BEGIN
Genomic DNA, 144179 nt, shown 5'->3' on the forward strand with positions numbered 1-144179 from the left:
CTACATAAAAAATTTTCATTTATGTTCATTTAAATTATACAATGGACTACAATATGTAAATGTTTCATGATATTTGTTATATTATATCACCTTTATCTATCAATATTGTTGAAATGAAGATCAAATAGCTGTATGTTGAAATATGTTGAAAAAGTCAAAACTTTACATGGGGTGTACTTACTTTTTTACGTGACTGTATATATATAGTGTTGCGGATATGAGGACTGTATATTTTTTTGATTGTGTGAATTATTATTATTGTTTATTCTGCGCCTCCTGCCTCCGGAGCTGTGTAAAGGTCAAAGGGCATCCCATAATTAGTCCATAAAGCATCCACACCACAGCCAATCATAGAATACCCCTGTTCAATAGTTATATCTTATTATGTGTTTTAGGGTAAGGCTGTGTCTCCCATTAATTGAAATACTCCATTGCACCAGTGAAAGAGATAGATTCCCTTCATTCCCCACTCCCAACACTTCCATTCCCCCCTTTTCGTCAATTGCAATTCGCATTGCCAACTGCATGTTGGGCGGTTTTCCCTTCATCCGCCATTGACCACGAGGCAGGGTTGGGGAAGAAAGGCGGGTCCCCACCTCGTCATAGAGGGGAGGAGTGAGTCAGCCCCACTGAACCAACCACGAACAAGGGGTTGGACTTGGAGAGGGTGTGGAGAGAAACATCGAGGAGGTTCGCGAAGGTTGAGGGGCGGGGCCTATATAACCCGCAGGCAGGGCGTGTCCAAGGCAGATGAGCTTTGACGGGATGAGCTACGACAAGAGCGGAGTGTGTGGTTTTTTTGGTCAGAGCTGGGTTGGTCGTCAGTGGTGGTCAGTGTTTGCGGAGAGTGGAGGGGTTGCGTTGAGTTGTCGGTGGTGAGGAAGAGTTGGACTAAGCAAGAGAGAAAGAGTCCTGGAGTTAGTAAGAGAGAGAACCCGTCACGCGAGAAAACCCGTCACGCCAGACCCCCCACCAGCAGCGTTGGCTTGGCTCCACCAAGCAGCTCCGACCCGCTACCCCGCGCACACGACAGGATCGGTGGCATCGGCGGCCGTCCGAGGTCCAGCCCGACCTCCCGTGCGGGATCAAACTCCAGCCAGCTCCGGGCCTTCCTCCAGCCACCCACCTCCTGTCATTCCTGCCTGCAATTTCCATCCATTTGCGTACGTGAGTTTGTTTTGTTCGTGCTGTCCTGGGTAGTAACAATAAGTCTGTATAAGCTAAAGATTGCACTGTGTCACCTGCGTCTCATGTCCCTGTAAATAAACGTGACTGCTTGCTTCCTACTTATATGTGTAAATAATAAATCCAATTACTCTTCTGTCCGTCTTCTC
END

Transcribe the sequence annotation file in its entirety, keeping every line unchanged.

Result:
Genomic DNA, 144179 nt, shown 5'->3' on the forward strand with positions numbered 1-144179 from the left:
CTACATAAAAAATTTTCATTTATGTTCATTTAAATTATACAATGGACTACAATATGTAAATGTTTCATGATATTTGTTATATTATATCACCTTTATCTATCAATATTGTTGAAATGAAGATCAAATAGCTGTATGTTGAAATATGTTGAAAAAGTCAAAACTTTACATGGGGTGTACTTACTTTTTTACGTGACTGTATATATATAGTGTTGCGGATATGAGGACTGTATATTTTTTTGATTGTGTGAATTATTATTATTGTTTATTCTGCGCCTCCTGCCTCCGGAGCTGTGTAAAGGTCAAAGGGCATCCCATAATTAGTCCATAAAGCATCCACACCACAGCCAATCATAGAATACCCCTGTTCAATAGTTATATCTTATTATGTGTTTTAGGGTAAGGCTGTGTCTCCCATTAATTGAAATACTCCATTGCACCAGTGAAAGAGATAGATTCCCTTCATTCCCCACTCCCAACACTTCCATTCCCCCCTTTTCGTCAATTGCAATTCGCATTGCCAACTGCATGTTGGGCGGTTTTCCCTTCATCCGCCATTGACCACGAGGCAGGGTTGGGGAAGAAAGGCGGGTCCCCACCTCGTCATAGAGGGGAGGAGTGAGTCAGCCCCACTGAACCAACCACGAACAAGGGGTTGGACTTGGAGAGGGTGTGGAGAGAAACATCGAGGAGGTTCGCGAAGGTTGAGGGGCGGGGCCTATATAACCCGCAGGCAGGGCGTGTCCAAGGCAGATGAGCTTTGACGGGATGAGCTACGACAAGAGCGGAGTGTGTGGTTTTTTTGGTCAGAGCTGGGTTGGTCGTCAGTGGTGGTCAGTGTTTGCGGAGAGTGGAGGGGTTGCGTTGAGTTGTCGGTGGTGAGGAAGAGTTGGACTAAGCAAGAGAGAAAGAGTCCTGGAGTTAGTAAGAGAGAGAACCCGTCACGCGAGAAAACCCGTCACGCCAGACCCCCCACCAGCAGCGTTGGCTTGGCTCCACCAAGCAGCTCCGACCCGCTACCCCGCGCACACGACAGGATCGGTGGCATCGGCGGCCGTCCGAGGTCCAGCCCGACCTCCCGTGCGGGATCAAACTCCAGCCAGCTCCGGGCCTTCCTCCAGCCACCCACCTCCTGTCATTCCTGCCTGCAATTTCCATCCATTTGCGTACGTGAGTTTGTTTTGTTCGTGCTGTCCTGGGTAGTAACAATAAGTCTGTATAAGCTAAAGATTGCACTGTGTCACCTGCGTCTCATGTCCCTGTAAATAAACGTGACTGCTTGCTTCCTACTTATATGTGTAAATAATAAATCCAATTACTCTTCTGTCCGTCTTCTC